Despite the fall in numbers, drop-out rates remain a dilemma, said Gary Rito, director of secondary education for the school district.
“It’s a primary problem, and we’re not taking it lightly,” Rito said.
Rito looks at the drop-out rates from a socio-economic point of view, he said. Unfortunately, the majority of students who drop out of school are Hispanic.
“There are more Hispanics who drop out of school than non-Hispanics,” he said.
“Hispanic kids in general do not achieve as well as the Caucasian kids,” he said. “All through school, the lowest performers are the Hispanic kids. Oftentimes, though, we cannot control what happens to these kids prior to school.”
In Rito’s experience, many of the white students are from a two-parent household and the parents are educated. They read to their children and the kids enter the school system well-prepared and up-to-speed with the rest of their peers.
The students who struggle the most in school are the secondary-language learners, said Anne Leavitt, a counselor at Eagle Valley High School.
Rito also said he’s not immune to the fact that language barriers hold many students back.
A lot of students who come into the school system speak Spanish but cannot read or write in Spanish well, he said. To transition students from Spanish to English is equally difficult because of that language barrier.
On one hand, when it comes to testing, many students who test in Spanish surpass students who test in English, Rito said. The scores, often, are even higher than the rest of the state.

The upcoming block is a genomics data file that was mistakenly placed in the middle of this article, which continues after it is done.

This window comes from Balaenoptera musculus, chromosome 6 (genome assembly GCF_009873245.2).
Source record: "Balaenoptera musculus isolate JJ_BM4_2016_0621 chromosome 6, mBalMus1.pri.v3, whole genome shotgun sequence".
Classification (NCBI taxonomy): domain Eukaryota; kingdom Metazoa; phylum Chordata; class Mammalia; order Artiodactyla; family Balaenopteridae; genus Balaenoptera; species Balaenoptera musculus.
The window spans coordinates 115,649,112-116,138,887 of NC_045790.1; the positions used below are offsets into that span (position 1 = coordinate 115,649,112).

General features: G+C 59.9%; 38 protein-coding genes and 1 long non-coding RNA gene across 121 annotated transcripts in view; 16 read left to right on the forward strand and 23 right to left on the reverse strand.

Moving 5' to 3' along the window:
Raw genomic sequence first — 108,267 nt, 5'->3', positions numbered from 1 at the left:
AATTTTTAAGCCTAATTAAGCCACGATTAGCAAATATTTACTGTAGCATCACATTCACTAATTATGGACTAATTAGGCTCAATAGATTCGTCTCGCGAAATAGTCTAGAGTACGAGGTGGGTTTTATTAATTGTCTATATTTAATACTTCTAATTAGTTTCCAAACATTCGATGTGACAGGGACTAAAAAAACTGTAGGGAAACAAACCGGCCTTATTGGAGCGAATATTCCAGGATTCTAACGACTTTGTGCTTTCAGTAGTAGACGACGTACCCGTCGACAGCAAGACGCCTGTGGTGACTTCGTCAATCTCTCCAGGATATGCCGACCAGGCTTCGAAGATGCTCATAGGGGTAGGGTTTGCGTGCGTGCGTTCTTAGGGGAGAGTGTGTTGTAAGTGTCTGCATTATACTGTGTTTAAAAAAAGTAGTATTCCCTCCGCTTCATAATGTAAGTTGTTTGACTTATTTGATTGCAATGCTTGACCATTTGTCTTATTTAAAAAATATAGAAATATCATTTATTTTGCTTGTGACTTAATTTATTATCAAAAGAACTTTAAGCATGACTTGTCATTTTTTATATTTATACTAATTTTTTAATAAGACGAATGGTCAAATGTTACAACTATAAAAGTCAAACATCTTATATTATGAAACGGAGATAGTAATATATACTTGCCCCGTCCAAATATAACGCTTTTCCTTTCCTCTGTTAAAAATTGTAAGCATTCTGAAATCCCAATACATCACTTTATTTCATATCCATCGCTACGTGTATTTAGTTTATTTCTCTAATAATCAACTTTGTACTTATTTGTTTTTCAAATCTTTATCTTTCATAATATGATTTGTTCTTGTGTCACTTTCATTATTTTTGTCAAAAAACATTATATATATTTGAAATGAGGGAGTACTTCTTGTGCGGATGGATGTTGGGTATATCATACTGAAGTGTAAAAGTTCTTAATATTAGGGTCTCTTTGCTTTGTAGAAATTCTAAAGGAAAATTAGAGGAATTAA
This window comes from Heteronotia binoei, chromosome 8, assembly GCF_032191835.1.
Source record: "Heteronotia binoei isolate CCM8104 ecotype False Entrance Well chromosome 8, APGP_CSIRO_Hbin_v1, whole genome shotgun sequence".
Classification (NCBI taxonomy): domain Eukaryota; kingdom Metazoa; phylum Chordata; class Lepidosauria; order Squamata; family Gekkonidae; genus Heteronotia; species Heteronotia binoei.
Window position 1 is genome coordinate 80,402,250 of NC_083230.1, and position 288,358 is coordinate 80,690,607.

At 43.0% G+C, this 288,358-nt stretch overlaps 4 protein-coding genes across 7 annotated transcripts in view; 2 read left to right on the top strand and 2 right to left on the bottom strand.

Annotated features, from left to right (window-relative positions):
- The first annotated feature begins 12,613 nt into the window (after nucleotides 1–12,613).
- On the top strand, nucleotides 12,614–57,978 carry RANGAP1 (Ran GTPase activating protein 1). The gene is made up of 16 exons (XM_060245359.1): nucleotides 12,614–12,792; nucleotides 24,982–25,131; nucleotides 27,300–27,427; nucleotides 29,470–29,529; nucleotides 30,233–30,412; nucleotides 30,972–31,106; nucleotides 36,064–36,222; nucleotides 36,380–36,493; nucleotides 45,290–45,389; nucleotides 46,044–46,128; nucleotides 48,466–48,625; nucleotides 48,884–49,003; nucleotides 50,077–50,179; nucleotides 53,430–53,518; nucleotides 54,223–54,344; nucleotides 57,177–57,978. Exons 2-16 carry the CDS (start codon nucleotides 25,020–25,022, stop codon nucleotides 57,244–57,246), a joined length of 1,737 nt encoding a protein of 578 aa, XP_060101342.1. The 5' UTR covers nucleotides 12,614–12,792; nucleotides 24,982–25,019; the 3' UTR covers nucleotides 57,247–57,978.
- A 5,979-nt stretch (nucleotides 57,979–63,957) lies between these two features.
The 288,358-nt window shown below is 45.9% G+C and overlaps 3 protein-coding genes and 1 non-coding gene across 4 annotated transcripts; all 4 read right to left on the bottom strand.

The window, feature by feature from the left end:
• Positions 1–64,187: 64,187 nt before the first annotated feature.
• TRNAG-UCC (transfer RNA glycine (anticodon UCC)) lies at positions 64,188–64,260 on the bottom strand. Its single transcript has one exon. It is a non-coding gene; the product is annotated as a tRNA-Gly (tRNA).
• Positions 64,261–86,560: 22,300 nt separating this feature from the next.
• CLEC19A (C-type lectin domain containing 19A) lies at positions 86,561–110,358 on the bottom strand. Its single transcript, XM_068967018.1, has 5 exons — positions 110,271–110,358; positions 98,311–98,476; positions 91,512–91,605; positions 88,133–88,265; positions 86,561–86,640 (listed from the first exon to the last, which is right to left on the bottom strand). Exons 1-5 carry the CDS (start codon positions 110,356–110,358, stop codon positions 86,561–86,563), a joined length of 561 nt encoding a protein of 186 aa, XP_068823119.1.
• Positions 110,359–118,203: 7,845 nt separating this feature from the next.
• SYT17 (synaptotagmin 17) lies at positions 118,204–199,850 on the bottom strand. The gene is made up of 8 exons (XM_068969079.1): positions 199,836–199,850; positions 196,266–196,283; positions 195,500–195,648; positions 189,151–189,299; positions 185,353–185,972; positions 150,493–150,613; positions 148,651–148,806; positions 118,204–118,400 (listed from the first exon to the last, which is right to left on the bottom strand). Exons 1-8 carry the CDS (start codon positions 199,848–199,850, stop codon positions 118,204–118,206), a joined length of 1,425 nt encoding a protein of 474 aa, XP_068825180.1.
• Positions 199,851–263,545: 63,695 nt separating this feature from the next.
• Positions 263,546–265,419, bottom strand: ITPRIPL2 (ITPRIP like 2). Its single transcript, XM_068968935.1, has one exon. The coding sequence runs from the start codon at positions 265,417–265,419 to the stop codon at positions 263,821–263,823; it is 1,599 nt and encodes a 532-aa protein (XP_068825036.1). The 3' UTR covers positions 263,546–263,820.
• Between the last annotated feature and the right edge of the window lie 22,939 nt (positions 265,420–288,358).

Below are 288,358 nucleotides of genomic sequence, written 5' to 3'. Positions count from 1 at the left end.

The problem, however, with test scores is that the Colorado Student Assessment Program only tests Spanish-speaking students in third and fourth grades. After that, the tests are given in English.
“If the student doesn’t take the test, he or she will get a zero,” he said.
Rito also likens the language barriers to that of the barriers between males and females. For years, female students were encouraged to take home economics and English class, enter the field of education and become a teacher. Males were told to take science and mathematics, and enter technology fields, become doctors or scientists.
“There’s still some remnant of the glass ceiling, but it’s getting better,” he said.
But Rito also said there’s a gap with Spanish surnames, where the students are born in the U.S., but still either drop out or produce low test scores.
“It’s very disturbing to me,” he said. “Because they don’t have the language problems in their background.”
Leavitt said she has seen students whose parents moved to the valley for a better lifestyle only to find higher expenses and a tremendous amount of financial pressure.